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Regulatory Modernization Initiative

In May 2016, the Agency announced its Regulatory Modernization Initiative (RMI) – a full review of all the regulations, guidelines and tools that it administers.

The Agency intends to transform its regulations and tools to keep pace with changes in business models, user expectations and best practices in the regulatory field.

The RMI has three key goals:

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    ensuring that industry’s obligations are clear, predictable, and relevant to a range of existing and emerging business practices;
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    ensuring that the demands associated with compliance are only as high as necessary to achieve the regulations’ purposes; and,
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    facilitating the efficient and effective identification and correction of instances of non-compliance.

The Agency plans to conduct consultations on all elements of the RMI and draft updated regulations by the end of 2017, and to complete approvals of updated regulations and begin their implementation in 2018.

This year, the Agency launched the first two phases of the Initiative, focusing on accessible transportation and air transportation.

Phase 1: Accessible transportation

Phase 1 of the RMI consultation process focuses on regulations related to the accessibility of the national transportation system for persons with disabilities.

The Agency currently administers two sets of regulations on accessibility.

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    Part VII of the Air Transportation Regulations applies to domestic flights using aircraft with 30+ seats
  •  
    The Personnel Training for the Assistance of Persons with Disabilities Regulations require air and federal rail and ferry carriers and terminal operators to ensure that their employees and contractors are trained to provide transportation services to persons with disabilities

The Agency also sets out expectations for the accessibility of the federal transportation network through codes of practice.

As part of the RMI, the Agency is looking at turning the voluntary codes of practice into mandatory regulations and updating their provisions to reflect the experience of the last two decades and best practices across Canada and around the world.

To ensure that all interested Canadians have an opportunity to provide feedback, the Agency launched a public consultation in June 2016 on how regulatory measures can help make the federal transportation network accessible for persons with disabilities. In June, the Chair of the Agency also convened a meeting of the Agency’s Accessibility Advisory Committee to discuss regulatory reform and accessible transportation services.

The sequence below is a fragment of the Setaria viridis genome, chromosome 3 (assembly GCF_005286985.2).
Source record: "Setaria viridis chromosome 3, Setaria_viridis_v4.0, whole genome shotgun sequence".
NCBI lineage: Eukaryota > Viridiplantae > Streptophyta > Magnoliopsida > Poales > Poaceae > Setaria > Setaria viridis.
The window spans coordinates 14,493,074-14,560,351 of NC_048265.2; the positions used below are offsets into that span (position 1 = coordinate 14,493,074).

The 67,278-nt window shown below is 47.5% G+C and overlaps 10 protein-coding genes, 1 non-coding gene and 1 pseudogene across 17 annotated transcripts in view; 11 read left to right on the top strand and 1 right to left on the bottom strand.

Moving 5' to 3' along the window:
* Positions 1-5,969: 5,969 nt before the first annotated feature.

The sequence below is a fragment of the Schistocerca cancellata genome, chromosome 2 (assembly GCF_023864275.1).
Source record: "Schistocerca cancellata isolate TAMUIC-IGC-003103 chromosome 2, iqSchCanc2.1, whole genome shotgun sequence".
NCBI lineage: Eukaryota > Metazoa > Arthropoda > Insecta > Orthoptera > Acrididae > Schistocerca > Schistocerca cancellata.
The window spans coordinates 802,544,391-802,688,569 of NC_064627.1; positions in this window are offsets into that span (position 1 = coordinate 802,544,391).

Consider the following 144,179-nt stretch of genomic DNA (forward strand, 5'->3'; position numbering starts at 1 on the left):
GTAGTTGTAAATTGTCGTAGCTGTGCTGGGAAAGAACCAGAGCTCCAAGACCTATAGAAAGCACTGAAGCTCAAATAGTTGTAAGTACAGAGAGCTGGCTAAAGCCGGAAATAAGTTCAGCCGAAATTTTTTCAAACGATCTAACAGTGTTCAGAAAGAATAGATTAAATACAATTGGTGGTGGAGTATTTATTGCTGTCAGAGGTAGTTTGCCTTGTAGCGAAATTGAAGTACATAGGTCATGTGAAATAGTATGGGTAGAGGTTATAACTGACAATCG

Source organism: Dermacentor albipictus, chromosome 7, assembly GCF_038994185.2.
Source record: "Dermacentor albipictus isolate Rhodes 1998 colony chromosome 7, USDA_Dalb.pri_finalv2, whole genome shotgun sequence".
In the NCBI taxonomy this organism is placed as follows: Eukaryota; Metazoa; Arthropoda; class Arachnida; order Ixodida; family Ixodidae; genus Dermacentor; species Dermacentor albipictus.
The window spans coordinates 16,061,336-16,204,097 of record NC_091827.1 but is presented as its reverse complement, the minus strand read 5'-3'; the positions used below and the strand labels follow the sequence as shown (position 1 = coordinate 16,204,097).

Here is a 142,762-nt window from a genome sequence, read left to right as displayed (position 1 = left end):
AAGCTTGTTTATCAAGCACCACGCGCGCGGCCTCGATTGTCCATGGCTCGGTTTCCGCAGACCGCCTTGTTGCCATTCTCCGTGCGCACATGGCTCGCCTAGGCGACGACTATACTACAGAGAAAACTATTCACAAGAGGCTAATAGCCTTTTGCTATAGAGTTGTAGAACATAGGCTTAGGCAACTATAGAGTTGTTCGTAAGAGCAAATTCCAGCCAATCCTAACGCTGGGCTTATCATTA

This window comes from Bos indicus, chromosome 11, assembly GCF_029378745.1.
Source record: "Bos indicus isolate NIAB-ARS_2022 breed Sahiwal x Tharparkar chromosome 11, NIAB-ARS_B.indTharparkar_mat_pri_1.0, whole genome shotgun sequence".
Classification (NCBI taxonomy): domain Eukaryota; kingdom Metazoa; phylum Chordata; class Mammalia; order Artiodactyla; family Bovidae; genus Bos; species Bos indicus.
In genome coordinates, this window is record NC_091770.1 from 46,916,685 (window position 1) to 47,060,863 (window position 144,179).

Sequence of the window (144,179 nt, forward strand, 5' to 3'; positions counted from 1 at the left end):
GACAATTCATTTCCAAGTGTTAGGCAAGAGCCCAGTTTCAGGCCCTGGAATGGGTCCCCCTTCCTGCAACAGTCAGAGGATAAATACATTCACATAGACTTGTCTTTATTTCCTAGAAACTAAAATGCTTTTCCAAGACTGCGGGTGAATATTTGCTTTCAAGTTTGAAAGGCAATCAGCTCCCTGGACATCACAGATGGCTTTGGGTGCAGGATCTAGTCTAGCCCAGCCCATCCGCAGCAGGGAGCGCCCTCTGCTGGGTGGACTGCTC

See the accessible transportation consultation

Phase 2: Air transportation

Phase 2 of the RMI consultation process, launched in December 2016, deals with air transportation regulations in areas such as licencing, charter permits, and compliance monitoring and enforcement.

The Agency delivers its air transportation mandate through the administration of the Canada Transportation Act and the Air Transportation Regulations.

The Agency is also taking this opportunity to ask for feedback on its process for assessing Canadian ownership levels, given its links with the air licensing process. With the planned increase in thresholds in foreign ownership announced by the Government, it is even more important for the Agency to have a predictable, up-to-date set of criteria and steps for determining if an air carrier is, as required by law, “controlled in fact” by Canadians.

See the air transportation consultation

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1. Ensuring That the National Transporation System Runs Smoothly and Efficiently

The Agency’s oldest mandate, and the one with the greatest economic impact, is to keep the national transportation system running efficiently and smoothly in the interests of all Canadians – those who work and invest in it, the producers, shippers, travellers and businesses who rely on it, and the communities where it operates – and the prosperity and social fabric of the country as a whole.

Broadly speaking, to implement this mandate, the Agency:

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    oversees market entry and exit by making and administering regulations to ensure that industry parties compete on an equal footing, and that the interests of Canadians are protected;
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    helps resolve disputes by using a range of approaches from relatively informal facilitation and mediation to more formal arbitration and adjudication.

For example, the Agency:

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    administers an air licensing and charter permit system;